Japanese Spacecraft Hurtling Towards an Asteroid Shaped Like a Gemstone. Japanese spacecraft Hayabusa-2 blasted off four years back moving towards a small asteroid that was then known only as 1999 JU3. There weren’t sufficient details about the 1999 JU3 back then and also was devoid of a good picture of the object. But JAXA, the Japanese space agency still scheduled to visit it with Hayabusa-2, utilized explosives to explode rubble off its surface, ladling recent asteroid dust and restitute its cargo successively to Earth after precipitating a handful of mini-rovers on the exterior of the asteroid.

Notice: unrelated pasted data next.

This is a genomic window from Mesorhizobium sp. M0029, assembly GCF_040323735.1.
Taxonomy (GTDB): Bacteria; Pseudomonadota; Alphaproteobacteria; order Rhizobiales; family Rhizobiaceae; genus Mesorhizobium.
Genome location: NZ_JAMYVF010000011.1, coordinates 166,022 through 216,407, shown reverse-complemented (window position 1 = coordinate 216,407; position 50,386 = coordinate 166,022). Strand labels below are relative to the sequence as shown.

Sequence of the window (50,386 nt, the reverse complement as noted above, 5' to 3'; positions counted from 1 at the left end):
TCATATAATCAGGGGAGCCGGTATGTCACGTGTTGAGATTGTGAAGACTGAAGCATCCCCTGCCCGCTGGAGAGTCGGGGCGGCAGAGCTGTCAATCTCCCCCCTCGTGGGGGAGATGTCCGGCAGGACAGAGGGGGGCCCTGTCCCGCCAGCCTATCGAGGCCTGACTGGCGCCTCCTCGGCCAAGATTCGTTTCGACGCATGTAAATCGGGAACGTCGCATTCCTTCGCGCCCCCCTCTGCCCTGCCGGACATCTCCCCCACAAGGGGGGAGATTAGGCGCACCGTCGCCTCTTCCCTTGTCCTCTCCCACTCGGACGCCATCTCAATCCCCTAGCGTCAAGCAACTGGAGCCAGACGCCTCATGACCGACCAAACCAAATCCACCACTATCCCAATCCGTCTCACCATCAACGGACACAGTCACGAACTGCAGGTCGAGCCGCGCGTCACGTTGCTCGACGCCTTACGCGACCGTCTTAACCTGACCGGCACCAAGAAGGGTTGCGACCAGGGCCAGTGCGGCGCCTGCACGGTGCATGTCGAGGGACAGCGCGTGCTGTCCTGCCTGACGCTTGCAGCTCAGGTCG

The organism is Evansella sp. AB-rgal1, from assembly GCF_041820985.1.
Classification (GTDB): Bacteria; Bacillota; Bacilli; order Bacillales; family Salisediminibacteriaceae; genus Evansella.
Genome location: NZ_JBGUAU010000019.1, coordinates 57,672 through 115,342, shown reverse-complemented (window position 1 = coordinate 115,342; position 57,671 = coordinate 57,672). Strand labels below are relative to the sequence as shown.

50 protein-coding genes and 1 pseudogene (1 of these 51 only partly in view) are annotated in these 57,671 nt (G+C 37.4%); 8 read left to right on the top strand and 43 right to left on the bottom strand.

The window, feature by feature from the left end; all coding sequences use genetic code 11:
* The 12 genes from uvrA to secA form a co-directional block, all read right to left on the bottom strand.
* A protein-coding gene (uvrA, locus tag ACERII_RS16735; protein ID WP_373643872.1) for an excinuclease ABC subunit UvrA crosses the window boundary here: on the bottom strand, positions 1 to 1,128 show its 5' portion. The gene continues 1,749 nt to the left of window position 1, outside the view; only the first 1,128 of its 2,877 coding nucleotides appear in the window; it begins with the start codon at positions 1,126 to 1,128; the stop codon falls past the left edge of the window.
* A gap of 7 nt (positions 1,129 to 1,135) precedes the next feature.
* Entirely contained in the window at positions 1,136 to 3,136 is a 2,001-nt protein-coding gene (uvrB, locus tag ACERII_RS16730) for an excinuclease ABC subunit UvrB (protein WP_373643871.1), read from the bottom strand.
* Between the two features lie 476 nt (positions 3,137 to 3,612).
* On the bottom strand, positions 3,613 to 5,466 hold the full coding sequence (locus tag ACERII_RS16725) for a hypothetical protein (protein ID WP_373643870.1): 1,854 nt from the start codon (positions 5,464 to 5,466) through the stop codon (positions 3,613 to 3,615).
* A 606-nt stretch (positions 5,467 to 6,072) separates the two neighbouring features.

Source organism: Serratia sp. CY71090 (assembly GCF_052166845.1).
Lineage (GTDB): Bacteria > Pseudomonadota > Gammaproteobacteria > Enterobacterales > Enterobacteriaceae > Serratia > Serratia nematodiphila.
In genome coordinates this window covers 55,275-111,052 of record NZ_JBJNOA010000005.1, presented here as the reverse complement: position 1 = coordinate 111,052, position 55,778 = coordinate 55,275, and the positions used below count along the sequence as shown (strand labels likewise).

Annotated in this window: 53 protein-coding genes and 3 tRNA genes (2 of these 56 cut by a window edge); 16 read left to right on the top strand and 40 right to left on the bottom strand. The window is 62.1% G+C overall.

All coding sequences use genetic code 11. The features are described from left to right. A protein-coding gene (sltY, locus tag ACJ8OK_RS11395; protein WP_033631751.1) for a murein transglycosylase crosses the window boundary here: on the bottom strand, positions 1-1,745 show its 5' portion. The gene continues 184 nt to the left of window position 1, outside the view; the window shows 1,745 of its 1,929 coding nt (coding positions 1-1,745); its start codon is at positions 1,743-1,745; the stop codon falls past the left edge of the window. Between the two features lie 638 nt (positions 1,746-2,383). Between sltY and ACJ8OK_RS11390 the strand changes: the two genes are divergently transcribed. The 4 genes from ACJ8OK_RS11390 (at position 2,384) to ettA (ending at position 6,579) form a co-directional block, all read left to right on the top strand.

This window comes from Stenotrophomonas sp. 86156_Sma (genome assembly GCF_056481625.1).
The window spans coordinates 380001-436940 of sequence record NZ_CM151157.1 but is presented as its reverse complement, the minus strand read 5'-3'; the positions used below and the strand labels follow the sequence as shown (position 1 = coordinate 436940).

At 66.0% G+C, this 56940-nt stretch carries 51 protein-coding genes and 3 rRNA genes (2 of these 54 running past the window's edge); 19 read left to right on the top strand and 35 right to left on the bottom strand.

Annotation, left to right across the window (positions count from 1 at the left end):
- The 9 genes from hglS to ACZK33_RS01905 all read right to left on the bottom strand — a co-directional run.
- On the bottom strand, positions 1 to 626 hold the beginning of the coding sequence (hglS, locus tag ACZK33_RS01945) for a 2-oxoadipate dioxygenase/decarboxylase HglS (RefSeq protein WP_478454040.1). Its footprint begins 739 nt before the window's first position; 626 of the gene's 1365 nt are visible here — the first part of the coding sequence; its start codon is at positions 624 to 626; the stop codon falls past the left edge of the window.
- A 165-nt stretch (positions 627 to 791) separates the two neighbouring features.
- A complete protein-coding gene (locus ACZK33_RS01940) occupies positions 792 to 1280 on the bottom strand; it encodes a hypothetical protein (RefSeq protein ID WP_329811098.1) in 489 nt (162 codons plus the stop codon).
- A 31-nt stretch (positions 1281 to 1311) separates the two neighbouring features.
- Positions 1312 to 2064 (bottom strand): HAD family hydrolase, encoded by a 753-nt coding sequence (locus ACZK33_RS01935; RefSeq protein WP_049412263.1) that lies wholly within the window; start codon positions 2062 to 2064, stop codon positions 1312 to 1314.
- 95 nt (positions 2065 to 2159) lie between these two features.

The asteroid required a better name. Finally it was reawakened as Ryugu acquiring its name from the underwater palace of Dragon God in Japanese mythology. The protagonist in one Japanese legend calls Ryugu and travel back with precious cargo, a course that Hayabusa-2’s generator wish to reproduce with more triumph than the indigenous Hayabusa mission. While that sample return mission to an asteroid did surpass the reclaiming of a very minute sample of asteroid dust in 2010, the mission faced a lot of impediments and stopped working.
Hayabusa-2 commenced its final approximate towards Ryugu on June 3; the asteroid is commencing to be a center of attention. However, some time is spent to acquire a clear picture. By June 14, Hayabusa-2 was 700 km away, and JAXA researchers were ultimately able to observe the asteroid’s rotation, which is regressive, rotating in the contradictory direction in association to the sphere of planets around the Sun. It was also rotating in the vertical axis.